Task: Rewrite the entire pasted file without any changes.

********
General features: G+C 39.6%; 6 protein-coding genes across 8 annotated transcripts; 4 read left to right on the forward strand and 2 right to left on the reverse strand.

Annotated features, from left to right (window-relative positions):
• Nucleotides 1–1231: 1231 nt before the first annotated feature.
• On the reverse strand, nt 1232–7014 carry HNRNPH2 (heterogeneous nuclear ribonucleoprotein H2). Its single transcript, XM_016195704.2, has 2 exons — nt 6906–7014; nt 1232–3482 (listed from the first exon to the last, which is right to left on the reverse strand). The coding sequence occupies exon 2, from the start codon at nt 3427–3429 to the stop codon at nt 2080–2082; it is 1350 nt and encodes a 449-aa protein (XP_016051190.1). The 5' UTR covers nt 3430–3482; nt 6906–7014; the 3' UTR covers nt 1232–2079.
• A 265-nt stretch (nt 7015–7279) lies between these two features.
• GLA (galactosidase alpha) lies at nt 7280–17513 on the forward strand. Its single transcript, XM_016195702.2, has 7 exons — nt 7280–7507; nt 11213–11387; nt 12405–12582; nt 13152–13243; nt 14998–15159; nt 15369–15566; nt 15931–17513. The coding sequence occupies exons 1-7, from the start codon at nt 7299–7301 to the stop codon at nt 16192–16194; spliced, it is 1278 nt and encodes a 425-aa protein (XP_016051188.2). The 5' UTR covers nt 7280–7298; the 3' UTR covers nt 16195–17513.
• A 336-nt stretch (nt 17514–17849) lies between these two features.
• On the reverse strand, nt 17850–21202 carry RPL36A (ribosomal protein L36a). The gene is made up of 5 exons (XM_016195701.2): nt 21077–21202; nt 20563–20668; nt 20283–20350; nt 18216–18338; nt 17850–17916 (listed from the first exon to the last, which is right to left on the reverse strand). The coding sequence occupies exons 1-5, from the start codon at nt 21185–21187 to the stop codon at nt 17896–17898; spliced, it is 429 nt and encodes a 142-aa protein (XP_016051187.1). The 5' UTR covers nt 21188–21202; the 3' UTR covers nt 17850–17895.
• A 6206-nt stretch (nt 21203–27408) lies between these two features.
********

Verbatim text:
General features: G+C 39.6%; 6 protein-coding genes across 8 annotated transcripts; 4 read left to right on the forward strand and 2 right to left on the reverse strand.

Annotated features, from left to right (window-relative positions):
• Nucleotides 1–1231: 1231 nt before the first annotated feature.
• On the reverse strand, nt 1232–7014 carry HNRNPH2 (heterogeneous nuclear ribonucleoprotein H2). Its single transcript, XM_016195704.2, has 2 exons — nt 6906–7014; nt 1232–3482 (listed from the first exon to the last, which is right to left on the reverse strand). The coding sequence occupies exon 2, from the start codon at nt 3427–3429 to the stop codon at nt 2080–2082; it is 1350 nt and encodes a 449-aa protein (XP_016051190.1). The 5' UTR covers nt 3430–3482; nt 6906–7014; the 3' UTR covers nt 1232–2079.
• A 265-nt stretch (nt 7015–7279) lies between these two features.
• GLA (galactosidase alpha) lies at nt 7280–17513 on the forward strand. Its single transcript, XM_016195702.2, has 7 exons — nt 7280–7507; nt 11213–11387; nt 12405–12582; nt 13152–13243; nt 14998–15159; nt 15369–15566; nt 15931–17513. The coding sequence occupies exons 1-7, from the start codon at nt 7299–7301 to the stop codon at nt 16192–16194; spliced, it is 1278 nt and encodes a 425-aa protein (XP_016051188.2). The 5' UTR covers nt 7280–7298; the 3' UTR covers nt 16195–17513.
• A 336-nt stretch (nt 17514–17849) lies between these two features.
• On the reverse strand, nt 17850–21202 carry RPL36A (ribosomal protein L36a). The gene is made up of 5 exons (XM_016195701.2): nt 21077–21202; nt 20563–20668; nt 20283–20350; nt 18216–18338; nt 17850–17916 (listed from the first exon to the last, which is right to left on the reverse strand). The coding sequence occupies exons 1-5, from the start codon at nt 21185–21187 to the stop codon at nt 17896–17898; spliced, it is 429 nt and encodes a 142-aa protein (XP_016051187.1). The 5' UTR covers nt 21188–21202; the 3' UTR covers nt 17850–17895.
• A 6206-nt stretch (nt 21203–27408) lies between these two features.